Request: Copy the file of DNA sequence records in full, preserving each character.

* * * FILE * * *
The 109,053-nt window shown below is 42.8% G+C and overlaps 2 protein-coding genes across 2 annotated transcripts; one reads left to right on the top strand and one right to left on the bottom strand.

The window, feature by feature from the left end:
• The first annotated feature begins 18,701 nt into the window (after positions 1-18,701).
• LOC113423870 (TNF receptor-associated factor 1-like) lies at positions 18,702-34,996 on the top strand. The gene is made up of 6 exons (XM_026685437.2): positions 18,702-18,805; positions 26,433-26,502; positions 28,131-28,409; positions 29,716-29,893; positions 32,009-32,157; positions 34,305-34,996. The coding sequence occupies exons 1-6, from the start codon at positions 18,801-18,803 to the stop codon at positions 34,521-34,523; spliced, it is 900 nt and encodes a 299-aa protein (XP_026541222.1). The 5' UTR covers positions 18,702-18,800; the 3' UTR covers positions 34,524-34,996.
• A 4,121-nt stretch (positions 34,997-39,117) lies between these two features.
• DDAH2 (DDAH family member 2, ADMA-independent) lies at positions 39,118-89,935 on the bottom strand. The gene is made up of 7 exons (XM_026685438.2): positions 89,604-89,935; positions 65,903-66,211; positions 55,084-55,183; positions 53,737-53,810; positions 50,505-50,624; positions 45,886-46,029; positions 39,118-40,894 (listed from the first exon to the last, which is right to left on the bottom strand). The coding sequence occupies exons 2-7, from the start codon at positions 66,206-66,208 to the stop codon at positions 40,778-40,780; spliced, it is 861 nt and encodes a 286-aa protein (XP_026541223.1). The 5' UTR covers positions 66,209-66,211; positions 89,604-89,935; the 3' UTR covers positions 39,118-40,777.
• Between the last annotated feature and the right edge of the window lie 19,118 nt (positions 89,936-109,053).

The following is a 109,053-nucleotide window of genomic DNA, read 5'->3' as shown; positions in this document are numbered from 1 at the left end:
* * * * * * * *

The 109,053-nt window shown below is 42.8% G+C and overlaps 2 protein-coding genes across 2 annotated transcripts; one reads left to right on the top strand and one right to left on the bottom strand.

The window, feature by feature from the left end:
• The first annotated feature begins 18,701 nt into the window (after positions 1-18,701).
• LOC113423870 (TNF receptor-associated factor 1-like) lies at positions 18,702-34,996 on the top strand. The gene is made up of 6 exons (XM_026685437.2): positions 18,702-18,805; positions 26,433-26,502; positions 28,131-28,409; positions 29,716-29,893; positions 32,009-32,157; positions 34,305-34,996. The coding sequence occupies exons 1-6, from the start codon at positions 18,801-18,803 to the stop codon at positions 34,521-34,523; spliced, it is 900 nt and encodes a 299-aa protein (XP_026541222.1). The 5' UTR covers positions 18,702-18,800; the 3' UTR covers positions 34,524-34,996.
• A 4,121-nt stretch (positions 34,997-39,117) lies between these two features.
• DDAH2 (DDAH family member 2, ADMA-independent) lies at positions 39,118-89,935 on the bottom strand. The gene is made up of 7 exons (XM_026685438.2): positions 89,604-89,935; positions 65,903-66,211; positions 55,084-55,183; positions 53,737-53,810; positions 50,505-50,624; positions 45,886-46,029; positions 39,118-40,894 (listed from the first exon to the last, which is right to left on the bottom strand). The coding sequence occupies exons 2-7, from the start codon at positions 66,206-66,208 to the stop codon at positions 40,778-40,780; spliced, it is 861 nt and encodes a 286-aa protein (XP_026541223.1). The 5' UTR covers positions 66,209-66,211; positions 89,604-89,935; the 3' UTR covers positions 39,118-40,777.
• Between the last annotated feature and the right edge of the window lie 19,118 nt (positions 89,936-109,053).

The following is a 109,053-nucleotide window of genomic DNA, read 5'->3' as shown; positions in this document are numbered from 1 at the left end: